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Topic: JPMorgan Chase
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October 28, 2013 at 10:53 AM
“Time wounds all heels,” or so the saying goes. The big news lately has been JPMorgan Chase’s $13 billion settlement with the government, and in the case of the London Whale trading disaster, the Too Big To Fail institution was forced to admit wrongdoing.
In the story during and immediately after the Panic of 2008, the House of Morgan under Jamie Dimon was the one big bank that did things right. No wonder it could acquire Washington Mutual after it failed. But the whale episode, which occurred in 2012 and cost $6 billion, showed that all was not actually well inside the bank.
Now it turns out that even the neat tale of how Dimon was smart enough to avoid the trap of subprime mortgages was untrue.
According to the Wall Street Journal, before the crash JPMorgan “dealt with some of the biggest subprime lenders of the time, including Countrywide Financial Corp., Fremont Investment & Loan and WMC Mortgage, a former unit of General Electric.”
It was bundling subprime loans and selling them as securities, including to Freddie Mac, the government-backed agency that had to be saved with $100 billion in taxpayer money.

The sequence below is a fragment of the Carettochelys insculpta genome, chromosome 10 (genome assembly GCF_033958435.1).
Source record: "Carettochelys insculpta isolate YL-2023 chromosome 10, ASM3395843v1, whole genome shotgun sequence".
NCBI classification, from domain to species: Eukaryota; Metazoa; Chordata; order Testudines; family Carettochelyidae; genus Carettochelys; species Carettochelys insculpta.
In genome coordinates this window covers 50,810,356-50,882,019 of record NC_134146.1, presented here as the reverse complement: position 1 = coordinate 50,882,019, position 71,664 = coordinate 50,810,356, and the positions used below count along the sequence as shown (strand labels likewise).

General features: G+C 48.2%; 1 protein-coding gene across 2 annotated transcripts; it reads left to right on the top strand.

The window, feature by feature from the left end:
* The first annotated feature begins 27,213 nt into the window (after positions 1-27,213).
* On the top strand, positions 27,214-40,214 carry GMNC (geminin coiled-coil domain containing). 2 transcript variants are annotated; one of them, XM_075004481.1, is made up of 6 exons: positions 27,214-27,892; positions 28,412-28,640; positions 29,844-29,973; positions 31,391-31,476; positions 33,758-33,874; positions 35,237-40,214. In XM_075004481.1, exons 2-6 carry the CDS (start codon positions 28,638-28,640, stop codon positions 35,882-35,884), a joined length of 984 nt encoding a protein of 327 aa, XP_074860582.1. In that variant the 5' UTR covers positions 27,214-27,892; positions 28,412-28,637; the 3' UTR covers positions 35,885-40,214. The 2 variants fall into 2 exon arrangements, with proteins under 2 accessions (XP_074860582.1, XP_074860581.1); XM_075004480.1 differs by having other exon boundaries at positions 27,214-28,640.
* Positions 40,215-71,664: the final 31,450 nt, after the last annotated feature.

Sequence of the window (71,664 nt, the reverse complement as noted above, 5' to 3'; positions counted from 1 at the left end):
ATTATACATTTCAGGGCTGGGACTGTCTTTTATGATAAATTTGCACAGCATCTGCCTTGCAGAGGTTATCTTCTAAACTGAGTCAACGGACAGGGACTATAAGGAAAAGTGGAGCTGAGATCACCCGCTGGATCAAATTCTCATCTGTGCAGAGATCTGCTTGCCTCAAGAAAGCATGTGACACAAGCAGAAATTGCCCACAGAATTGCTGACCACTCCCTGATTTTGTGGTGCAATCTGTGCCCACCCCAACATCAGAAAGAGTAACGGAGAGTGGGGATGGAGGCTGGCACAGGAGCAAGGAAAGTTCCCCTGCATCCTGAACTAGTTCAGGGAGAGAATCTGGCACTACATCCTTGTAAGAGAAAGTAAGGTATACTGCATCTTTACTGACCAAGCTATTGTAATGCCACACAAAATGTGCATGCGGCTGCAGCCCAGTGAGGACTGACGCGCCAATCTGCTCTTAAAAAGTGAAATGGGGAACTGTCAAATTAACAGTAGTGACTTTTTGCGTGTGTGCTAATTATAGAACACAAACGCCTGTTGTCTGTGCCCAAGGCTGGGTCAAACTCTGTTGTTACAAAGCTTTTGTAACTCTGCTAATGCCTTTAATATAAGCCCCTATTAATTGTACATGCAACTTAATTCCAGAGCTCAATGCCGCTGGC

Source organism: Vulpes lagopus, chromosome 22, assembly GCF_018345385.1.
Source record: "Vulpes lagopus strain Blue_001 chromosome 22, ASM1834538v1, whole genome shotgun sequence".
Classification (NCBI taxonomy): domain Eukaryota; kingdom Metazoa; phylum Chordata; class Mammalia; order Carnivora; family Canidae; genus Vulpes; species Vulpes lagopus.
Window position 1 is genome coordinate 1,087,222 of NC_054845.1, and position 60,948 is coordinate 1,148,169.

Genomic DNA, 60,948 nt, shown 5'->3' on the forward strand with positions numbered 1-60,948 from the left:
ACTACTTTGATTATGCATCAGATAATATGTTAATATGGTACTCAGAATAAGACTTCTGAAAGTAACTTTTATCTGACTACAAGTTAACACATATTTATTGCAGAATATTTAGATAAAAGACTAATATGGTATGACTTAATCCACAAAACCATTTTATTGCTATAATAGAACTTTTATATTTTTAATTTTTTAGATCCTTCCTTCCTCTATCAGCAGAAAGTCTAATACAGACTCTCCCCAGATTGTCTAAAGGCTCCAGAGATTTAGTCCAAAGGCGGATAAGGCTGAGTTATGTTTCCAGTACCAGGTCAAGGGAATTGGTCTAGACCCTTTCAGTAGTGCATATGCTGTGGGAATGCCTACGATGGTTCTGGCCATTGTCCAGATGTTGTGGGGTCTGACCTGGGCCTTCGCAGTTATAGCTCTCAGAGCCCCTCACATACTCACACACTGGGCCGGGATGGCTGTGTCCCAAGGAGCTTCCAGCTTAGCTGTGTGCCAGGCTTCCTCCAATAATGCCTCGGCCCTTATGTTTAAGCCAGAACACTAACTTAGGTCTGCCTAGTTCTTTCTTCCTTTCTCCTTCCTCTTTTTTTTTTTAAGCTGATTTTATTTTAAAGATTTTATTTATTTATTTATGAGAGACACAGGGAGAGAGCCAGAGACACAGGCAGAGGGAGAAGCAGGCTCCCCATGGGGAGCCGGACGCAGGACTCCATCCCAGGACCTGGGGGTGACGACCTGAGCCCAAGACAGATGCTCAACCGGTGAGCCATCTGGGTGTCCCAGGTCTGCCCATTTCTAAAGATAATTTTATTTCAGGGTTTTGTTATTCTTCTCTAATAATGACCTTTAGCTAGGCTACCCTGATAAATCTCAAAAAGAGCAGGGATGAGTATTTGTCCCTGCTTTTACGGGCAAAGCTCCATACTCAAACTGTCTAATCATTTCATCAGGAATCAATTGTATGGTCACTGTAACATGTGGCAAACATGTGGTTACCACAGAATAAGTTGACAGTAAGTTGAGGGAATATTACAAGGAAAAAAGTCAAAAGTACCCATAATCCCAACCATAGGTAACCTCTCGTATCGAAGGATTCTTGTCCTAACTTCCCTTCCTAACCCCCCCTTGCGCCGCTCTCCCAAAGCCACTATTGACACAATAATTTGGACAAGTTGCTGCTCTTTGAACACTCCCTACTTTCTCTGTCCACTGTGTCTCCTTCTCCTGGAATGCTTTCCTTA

September 20, 2013 at 10:28 AM
So the federal government has imposed a $920 million fine on JPMorgan Chase in connection with the fraud known as the “London Whale,” which led to $6 billion in losses to this institution which is ultimately backed by American taxpayers. The event is noteworthy for several reasons. First, the settlement required the bank to admit wrongdoing, a significant departure from the usual “neither admitting nor denying” guilt. Unfortunately, the Securities and Exchange Commission failed to name a single senior individual as being responsible. As a result, as Michael Santoro wrote in the New Yorker, “the S.E.C. will be supporting the bank’s own narrative about the Whale missteps.” As for the size of the fine, it represents about 13 days of profits.
The London Whale episode is remarkable, too, because it happened in 2012, not in 2007. It’s disheartening enough to know that every executive that built the house of cards that brought on the Great Recession — and personally profited handsomely doing so — got away with it. None went to prison or even on trial. None was forced to return even some of the compensation they received for engaging in risk hustles and derivative grifting. It was left to American taxpayers, most of whom are making less than they did in 1989, to pay the bill. The poor kid who gets caught knocking over a convenience store should be so lucky. No, the Whale came in 2012, a reminder that not only did the Too Big to Fail banks get bigger in the crisis, but their dangerous gambling continues. And remember, Jamie Dimon was considered the statesman of finance (still is) and the House of Morgan (buyer of Washington Mutual) the most prudent institution.
What do you think about the settlement?
Read on for some of the best business and economic stories of the week, and the haiku: